After the initial enthusiasm about the boldness of Mitt Romney's choice of Paul Ryan as running mate, Republican pundits and consultants early this week began voicing measured concerns that the Medicare front may not be where the battle should be joined for November.
In an article based entirely on anonymous sources, Politico reported on Tuesday that many key Republican consultants in Washington are nervous about Ryan and the Medicare distraction, while some are downright despondent and resigned.
The concern is that Ryan's aggressive work on reforming unsustainable entitlement spending will become a shouting match that distracts focus from the sluggish economy and leaves voters concerned and fearful of change, especially elderly voters.
Not everyone is gun-shy on the issue. At the Weekly Standard, Jeff Anderson went the opposite direction, arguing that a battle on the details can be won with a two-part "counterpunch."
Anderson's first swing emphasizes that Obama has shown "appallingly little seriousness in dealing with our runaway deficit spending or the runaway entitlement spending that drives it."
The second swing would argue that Obama's plan to contain Medicare costs involves a price control board that would "ration" access by limiting payments to providers.
But the difficulty facing Anderson is captured in a weird exchange between CNN's Wolf Blitzer and Democratic National Committee Chairwoman Debbie Wasserman Schultz.
Blitzer tries repeatedly to get Schulz to acknowledge that the Ryan Medicare plan would only affect those 55 or below, but Schulz doggedly insists the contrary.
The fear of GOP operatives interviewed by Politico is that this kind of strategically muddied water leaves elderly voters confused and fearful. If Blitzer could not even get Schulz to stipulate a simple fact, then how does a complicated argument like Ryan's get traction?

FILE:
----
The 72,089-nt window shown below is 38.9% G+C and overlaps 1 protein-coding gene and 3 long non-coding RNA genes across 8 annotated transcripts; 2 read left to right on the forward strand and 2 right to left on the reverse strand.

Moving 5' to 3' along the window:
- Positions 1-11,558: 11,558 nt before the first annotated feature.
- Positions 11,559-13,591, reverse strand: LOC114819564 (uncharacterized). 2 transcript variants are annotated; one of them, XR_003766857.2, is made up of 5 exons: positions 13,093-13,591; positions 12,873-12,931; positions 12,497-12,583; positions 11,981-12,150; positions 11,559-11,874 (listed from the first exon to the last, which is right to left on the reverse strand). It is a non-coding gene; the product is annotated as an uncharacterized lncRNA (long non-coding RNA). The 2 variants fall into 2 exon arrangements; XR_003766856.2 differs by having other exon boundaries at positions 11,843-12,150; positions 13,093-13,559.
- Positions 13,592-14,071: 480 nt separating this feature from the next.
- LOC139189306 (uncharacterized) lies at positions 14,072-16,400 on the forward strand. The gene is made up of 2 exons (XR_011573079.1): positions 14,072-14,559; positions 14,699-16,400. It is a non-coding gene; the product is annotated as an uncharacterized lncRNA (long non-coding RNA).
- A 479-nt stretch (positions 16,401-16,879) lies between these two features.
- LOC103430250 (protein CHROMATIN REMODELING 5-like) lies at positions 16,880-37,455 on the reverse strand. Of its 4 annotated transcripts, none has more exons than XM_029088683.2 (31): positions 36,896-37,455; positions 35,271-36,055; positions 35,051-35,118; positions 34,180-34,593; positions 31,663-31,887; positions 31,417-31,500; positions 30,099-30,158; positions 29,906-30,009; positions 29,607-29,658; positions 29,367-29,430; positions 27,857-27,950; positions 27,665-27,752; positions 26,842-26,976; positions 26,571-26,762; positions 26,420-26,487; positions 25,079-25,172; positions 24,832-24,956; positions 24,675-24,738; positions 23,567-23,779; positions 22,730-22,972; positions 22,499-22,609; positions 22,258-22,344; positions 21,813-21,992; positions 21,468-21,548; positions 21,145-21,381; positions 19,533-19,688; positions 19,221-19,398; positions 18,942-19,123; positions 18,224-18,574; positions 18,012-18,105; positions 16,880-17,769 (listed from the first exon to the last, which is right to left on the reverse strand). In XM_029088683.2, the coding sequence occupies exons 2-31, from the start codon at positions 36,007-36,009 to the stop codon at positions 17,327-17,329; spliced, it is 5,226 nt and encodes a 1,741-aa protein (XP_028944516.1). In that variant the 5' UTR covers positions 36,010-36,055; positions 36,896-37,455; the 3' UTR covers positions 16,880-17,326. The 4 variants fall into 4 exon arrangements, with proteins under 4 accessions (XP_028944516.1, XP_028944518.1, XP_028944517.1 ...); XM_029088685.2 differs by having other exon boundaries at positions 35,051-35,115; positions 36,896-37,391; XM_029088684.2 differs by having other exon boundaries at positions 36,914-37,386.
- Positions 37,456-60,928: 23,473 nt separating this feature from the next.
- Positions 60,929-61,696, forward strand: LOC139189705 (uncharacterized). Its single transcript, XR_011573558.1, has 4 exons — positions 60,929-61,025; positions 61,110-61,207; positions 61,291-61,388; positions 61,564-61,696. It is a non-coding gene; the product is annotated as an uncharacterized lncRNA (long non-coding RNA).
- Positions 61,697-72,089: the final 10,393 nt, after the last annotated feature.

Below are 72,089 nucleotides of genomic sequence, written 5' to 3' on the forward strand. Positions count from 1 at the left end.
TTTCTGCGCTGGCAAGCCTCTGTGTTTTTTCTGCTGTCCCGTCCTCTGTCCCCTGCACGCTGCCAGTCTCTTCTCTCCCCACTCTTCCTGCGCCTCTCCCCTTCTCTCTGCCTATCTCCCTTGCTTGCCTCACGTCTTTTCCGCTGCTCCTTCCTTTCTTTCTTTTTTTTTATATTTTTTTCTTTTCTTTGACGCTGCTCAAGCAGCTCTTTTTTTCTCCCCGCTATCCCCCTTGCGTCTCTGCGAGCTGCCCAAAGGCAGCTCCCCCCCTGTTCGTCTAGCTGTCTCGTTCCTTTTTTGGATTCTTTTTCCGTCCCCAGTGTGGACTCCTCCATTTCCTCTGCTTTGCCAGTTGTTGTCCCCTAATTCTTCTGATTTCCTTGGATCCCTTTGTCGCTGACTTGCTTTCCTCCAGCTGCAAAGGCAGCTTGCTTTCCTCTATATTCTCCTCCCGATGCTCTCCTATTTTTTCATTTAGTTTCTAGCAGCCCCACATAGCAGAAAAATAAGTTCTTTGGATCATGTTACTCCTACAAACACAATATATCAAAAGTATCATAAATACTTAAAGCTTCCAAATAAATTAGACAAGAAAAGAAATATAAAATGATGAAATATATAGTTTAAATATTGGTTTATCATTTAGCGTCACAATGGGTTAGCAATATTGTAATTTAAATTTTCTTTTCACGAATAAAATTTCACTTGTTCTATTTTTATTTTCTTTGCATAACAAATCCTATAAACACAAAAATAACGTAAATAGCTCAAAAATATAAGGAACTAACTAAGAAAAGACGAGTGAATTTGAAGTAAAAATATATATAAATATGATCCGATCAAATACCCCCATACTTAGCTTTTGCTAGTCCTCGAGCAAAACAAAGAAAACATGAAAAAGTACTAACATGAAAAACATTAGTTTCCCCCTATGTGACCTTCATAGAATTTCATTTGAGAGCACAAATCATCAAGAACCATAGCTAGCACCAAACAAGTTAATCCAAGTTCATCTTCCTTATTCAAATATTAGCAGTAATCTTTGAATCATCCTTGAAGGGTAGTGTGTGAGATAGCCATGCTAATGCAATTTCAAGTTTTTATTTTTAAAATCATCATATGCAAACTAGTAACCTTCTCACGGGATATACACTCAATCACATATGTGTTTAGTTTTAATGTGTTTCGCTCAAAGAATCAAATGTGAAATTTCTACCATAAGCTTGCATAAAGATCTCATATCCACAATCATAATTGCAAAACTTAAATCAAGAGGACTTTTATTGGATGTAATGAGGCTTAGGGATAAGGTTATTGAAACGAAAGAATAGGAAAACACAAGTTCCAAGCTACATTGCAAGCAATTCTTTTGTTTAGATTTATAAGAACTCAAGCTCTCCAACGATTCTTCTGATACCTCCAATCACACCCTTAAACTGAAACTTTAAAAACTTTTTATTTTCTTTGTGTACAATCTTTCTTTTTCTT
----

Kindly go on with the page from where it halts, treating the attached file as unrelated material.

In a rare moment of caution, the firebrand Patrick Buchanan urged on FoxNews that the Obama campaign wants a scrum over "the details of Medicare," which would leave "some seniors frightened and demoralized."
"I would wait to have that (conversation) until the spring when you've got the White House," Buchannan said, arguing that an argument on the "details of Medicare" plays into the hands of the Obama campaign.
A relieved Byron York at the Washington Examiner called to keep the focus on jobs. "President Obama and his allies intend to bash the Republican ticket early and often about the Ryan plan," York wrote. "How much Romney and Ryan succeed in fighting Medicare to a draw and keeping the main focus on jobs will probably determine who wins the election."
One who is at least keeping a game face on the issue is Paul Lindsay, communications director for the National Republican Congressional Committee, who told Erin McPike at RealClearPolitics that Medicare is a winning hand.
“When voters hear our side of the story," Lindsay said, "it’s a compelling one and an argument that we can win.” He added that House Republicans have been battling it out on this issue for the past 18 months.
“Medicare’s going broke, Democrats are making it worse; they cut $700 billion from Medicare and are now going to empower a board of bureaucrats to make health-care decisions for seniors,” Lindsay said.
Eric Schulzke writes on national politics for the Deseret News. He can be contacted at email@example.com.
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